Long-term readers will recall one incident during which a sake-soaked host-boy collapsed onto my shoulder like a lovelorn teenagers whilst I waited for the arrival of my subway. Turns out, this incident was not to be a one-off.
This evening, I was on the subway (scene of all things salacious) with my good friend S, her handsome child E and her dashing (albeit flat-footed) husband N, wending our way home from a night out on the town (burgers and Oreo shakes). The subway was full of teen girls and salary men and packs of junior high school students enjoying their last week of subway; so it wasn't unusual when a middle-aged man stood directly in front of where I was sitting, holding tight to the handles above his head.
Things took a turn when I felt pressure against my legs, and noticed that he had pressed both his knees directly against mine. My first thought was "creeper", and I conveyed this to Sarah through my eyebrows. I thought he'd processed my distaste, as he then stood back up, breaking contact. Ten second later, though, things got way worse.
Finger-tips still clinging tightly to the handles above his head, my new Japanese friend lost his footing completely and swung, like a child on a jungle gym, coming to rest with his khaki-clad groin, and full body-weight, directly on my left knee cap, legs astride mine. I stared into his eyes, which were now on a level with mine, for three seconds, and processed that this was not, in fact, a creeper, and that this man was either blind drunk, fainting, or having a stroke. I levered myself out from between his legs just in time for him to face-plant onto the subway seat directly where my buttocks had been only seconds prior. At least I'd made it nice and warm for him.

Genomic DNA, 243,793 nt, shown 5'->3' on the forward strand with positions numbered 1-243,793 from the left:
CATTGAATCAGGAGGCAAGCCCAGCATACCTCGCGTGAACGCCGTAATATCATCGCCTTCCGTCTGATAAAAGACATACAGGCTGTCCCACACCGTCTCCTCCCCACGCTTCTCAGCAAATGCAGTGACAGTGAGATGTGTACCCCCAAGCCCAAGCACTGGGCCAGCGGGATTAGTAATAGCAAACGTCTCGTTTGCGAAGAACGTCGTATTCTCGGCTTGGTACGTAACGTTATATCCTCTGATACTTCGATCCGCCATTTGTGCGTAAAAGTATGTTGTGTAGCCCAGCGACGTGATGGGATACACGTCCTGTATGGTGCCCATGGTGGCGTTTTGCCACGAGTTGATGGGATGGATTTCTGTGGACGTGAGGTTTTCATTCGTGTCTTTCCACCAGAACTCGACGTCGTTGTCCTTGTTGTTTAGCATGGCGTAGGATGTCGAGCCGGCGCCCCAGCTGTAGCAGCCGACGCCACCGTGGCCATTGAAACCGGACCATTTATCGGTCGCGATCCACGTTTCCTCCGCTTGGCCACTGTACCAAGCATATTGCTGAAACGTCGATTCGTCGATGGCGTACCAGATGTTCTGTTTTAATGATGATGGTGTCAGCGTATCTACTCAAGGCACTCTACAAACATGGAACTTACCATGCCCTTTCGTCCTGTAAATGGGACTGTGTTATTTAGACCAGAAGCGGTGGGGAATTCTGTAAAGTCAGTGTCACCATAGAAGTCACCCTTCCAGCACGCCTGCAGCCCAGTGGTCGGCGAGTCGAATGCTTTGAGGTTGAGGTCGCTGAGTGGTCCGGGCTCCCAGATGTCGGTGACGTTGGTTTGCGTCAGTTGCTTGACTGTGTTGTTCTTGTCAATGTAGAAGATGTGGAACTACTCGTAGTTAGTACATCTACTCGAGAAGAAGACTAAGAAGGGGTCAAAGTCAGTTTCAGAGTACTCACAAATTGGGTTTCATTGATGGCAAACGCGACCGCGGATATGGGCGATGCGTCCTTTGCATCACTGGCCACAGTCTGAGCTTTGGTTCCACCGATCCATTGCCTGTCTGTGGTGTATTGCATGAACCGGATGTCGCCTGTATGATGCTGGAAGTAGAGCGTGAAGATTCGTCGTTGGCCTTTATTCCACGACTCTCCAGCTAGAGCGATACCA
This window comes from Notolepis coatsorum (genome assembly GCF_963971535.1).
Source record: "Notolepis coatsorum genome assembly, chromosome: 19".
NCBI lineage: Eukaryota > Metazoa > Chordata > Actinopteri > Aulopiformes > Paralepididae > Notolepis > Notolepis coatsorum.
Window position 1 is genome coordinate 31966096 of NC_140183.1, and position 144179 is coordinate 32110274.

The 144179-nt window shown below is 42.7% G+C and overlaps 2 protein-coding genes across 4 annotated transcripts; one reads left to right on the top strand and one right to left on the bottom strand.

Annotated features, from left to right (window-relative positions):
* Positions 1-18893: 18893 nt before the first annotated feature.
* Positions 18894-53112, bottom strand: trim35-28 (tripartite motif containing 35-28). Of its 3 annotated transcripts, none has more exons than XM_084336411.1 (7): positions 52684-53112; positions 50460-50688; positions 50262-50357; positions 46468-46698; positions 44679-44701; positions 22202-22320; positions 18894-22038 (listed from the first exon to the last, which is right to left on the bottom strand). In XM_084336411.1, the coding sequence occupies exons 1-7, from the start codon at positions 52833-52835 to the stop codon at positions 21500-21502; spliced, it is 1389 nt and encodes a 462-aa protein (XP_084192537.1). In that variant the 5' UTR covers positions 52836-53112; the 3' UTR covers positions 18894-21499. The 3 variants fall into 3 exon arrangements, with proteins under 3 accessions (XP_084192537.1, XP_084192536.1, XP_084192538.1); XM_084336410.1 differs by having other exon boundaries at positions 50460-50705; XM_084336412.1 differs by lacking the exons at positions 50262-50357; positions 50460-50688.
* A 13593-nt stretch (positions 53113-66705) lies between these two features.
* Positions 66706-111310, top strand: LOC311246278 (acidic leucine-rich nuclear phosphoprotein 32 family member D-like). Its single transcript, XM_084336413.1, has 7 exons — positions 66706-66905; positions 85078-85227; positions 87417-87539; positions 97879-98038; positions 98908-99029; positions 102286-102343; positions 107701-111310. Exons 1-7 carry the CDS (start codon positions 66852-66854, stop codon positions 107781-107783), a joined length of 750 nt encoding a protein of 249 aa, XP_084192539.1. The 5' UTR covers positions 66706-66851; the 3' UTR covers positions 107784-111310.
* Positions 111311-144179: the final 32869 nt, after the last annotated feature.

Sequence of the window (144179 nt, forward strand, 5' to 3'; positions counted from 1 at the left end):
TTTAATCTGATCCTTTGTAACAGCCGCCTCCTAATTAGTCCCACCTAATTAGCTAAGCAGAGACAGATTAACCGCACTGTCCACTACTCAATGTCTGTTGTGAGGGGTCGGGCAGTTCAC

N moved to where he knelt and propped him up, so he was saved the indecency of getting horizontal on the subway floor. Between the efforts of N and the unconscious man's wife (who could have been, if her face was anything to go by, strolling the aisles of the supermarket deciding which brand of yoghurt to purchase that week), the gentleman was maneuvered onto the seat, where he eventually came to, sponging his face with a damp tissue, regathering himself with such aplomb that he even managed to offer us a faint English "sorry".
The hundred other people in the carriage looked on, unperturbed.
Perhaps the most shocking element of the whole thing was the fact that he wasn't drunk. Just hot, over-worked perhaps, dehydrated almost certainly. He has all my sympathies. The heat sucks. And now I've gained karma credits, so that the next time I feel faint, I'll feel free to plant my face in the nearest Japanese crotch.